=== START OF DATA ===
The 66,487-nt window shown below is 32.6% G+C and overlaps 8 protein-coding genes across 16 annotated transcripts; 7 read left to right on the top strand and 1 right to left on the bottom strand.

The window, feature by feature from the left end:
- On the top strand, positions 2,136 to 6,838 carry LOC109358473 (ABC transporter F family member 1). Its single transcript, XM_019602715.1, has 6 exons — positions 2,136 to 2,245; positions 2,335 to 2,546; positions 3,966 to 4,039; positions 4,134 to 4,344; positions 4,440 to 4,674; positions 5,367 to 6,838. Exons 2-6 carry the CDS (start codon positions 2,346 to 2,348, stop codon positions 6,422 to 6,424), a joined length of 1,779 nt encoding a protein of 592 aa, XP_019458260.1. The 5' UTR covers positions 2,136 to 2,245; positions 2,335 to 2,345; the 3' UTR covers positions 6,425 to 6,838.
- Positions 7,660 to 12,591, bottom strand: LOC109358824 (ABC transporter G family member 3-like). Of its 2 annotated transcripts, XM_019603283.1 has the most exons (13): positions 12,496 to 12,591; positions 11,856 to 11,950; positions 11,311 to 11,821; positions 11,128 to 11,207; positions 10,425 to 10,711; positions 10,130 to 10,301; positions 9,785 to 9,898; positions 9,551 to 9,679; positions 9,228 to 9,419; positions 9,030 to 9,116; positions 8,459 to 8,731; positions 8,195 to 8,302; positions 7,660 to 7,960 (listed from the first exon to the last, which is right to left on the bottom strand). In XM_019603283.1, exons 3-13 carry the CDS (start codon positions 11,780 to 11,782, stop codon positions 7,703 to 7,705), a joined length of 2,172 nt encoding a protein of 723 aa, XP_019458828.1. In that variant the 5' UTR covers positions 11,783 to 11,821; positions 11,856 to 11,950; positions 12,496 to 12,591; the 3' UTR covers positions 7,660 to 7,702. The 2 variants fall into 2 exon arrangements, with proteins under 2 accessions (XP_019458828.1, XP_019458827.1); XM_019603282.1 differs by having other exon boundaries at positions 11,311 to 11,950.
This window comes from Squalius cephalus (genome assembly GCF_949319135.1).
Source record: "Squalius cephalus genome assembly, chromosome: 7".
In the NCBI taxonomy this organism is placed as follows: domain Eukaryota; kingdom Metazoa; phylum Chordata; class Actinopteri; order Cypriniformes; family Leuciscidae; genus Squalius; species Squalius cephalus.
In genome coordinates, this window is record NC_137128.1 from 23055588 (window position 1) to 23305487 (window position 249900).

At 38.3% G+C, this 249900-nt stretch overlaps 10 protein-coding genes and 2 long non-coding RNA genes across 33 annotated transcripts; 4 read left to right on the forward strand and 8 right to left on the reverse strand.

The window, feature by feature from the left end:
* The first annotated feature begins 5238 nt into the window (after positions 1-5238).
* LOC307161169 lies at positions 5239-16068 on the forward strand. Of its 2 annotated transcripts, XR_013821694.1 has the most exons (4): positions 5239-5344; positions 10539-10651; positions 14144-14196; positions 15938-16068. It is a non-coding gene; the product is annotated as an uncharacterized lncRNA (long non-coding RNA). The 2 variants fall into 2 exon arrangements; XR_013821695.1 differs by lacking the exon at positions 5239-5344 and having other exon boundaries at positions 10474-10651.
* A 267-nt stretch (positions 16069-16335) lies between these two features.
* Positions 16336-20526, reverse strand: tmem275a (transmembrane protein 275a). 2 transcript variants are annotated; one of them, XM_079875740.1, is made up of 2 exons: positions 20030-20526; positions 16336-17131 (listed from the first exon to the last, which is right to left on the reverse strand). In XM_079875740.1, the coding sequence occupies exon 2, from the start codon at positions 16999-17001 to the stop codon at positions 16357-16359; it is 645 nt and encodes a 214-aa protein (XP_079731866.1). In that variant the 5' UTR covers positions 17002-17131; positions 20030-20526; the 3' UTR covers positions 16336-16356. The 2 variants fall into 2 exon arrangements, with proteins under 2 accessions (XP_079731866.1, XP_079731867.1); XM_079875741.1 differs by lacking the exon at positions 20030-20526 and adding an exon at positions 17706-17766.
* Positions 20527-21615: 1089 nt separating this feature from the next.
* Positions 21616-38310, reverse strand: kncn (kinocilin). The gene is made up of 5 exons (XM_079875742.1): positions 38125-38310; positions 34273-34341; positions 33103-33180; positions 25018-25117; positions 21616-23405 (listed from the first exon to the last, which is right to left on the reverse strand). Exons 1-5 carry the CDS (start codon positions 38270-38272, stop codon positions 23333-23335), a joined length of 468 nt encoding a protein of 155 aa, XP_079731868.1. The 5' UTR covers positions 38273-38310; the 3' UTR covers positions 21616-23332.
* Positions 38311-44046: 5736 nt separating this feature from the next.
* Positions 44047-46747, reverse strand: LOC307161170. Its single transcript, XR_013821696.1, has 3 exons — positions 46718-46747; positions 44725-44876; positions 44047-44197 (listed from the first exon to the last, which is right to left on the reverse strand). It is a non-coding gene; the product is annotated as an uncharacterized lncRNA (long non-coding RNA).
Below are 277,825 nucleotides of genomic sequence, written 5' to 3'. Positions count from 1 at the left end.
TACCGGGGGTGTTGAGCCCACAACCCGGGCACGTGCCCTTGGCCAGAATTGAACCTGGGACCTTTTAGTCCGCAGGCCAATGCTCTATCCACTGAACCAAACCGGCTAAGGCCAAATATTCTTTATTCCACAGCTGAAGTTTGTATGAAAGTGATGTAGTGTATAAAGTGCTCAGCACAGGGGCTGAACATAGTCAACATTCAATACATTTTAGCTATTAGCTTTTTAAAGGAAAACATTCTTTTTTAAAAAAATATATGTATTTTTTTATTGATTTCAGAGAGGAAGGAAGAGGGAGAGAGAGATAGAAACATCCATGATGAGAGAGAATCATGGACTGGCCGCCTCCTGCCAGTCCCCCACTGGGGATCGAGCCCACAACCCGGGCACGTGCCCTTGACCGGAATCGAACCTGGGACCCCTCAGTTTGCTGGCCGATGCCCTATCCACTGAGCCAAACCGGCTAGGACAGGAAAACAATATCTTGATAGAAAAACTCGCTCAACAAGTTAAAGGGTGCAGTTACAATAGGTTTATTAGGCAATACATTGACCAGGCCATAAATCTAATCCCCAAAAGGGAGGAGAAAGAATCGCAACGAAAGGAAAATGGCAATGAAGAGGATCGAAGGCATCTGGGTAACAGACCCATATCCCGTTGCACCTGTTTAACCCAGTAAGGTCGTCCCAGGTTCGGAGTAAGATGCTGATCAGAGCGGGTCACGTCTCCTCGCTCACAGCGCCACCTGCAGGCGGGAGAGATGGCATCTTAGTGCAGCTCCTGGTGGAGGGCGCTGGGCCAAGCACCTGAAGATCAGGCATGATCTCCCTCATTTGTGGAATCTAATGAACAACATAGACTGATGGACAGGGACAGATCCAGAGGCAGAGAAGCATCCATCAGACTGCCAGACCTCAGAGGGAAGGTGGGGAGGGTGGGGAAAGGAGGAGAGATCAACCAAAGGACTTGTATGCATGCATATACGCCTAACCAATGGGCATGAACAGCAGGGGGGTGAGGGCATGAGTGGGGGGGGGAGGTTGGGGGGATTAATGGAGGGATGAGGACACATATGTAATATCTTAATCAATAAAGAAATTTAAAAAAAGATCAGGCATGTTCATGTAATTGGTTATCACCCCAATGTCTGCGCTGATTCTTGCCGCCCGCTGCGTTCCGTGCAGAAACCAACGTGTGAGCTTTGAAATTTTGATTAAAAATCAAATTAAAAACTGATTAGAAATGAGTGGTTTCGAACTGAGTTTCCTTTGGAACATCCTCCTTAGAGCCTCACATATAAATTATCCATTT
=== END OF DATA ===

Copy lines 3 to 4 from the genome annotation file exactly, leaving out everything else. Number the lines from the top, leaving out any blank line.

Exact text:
- On the top strand, positions 2,136 to 6,838 carry LOC109358473 (ABC transporter F family member 1). Its single transcript, XM_019602715.1, has 6 exons — positions 2,136 to 2,245; positions 2,335 to 2,546; positions 3,966 to 4,039; positions 4,134 to 4,344; positions 4,440 to 4,674; positions 5,367 to 6,838. Exons 2-6 carry the CDS (start codon positions 2,346 to 2,348, stop codon positions 6,422 to 6,424), a joined length of 1,779 nt encoding a protein of 592 aa, XP_019458260.1. The 5' UTR covers positions 2,136 to 2,245; positions 2,335 to 2,345; the 3' UTR covers positions 6,425 to 6,838.
- Positions 7,660 to 12,591, bottom strand: LOC109358824 (ABC transporter G family member 3-like). Of its 2 annotated transcripts, XM_019603283.1 has the most exons (13): positions 12,496 to 12,591; positions 11,856 to 11,950; positions 11,311 to 11,821; positions 11,128 to 11,207; positions 10,425 to 10,711; positions 10,130 to 10,301; positions 9,785 to 9,898; positions 9,551 to 9,679; positions 9,228 to 9,419; positions 9,030 to 9,116; positions 8,459 to 8,731; positions 8,195 to 8,302; positions 7,660 to 7,960 (listed from the first exon to the last, which is right to left on the bottom strand). In XM_019603283.1, exons 3-13 carry the CDS (start codon positions 11,780 to 11,782, stop codon positions 7,703 to 7,705), a joined length of 2,172 nt encoding a protein of 723 aa, XP_019458828.1. In that variant the 5' UTR covers positions 11,783 to 11,821; positions 11,856 to 11,950; positions 12,496 to 12,591; the 3' UTR covers positions 7,660 to 7,702. The 2 variants fall into 2 exon arrangements, with proteins under 2 accessions (XP_019458828.1, XP_019458827.1); XM_019603282.1 differs by having other exon boundaries at positions 11,311 to 11,950.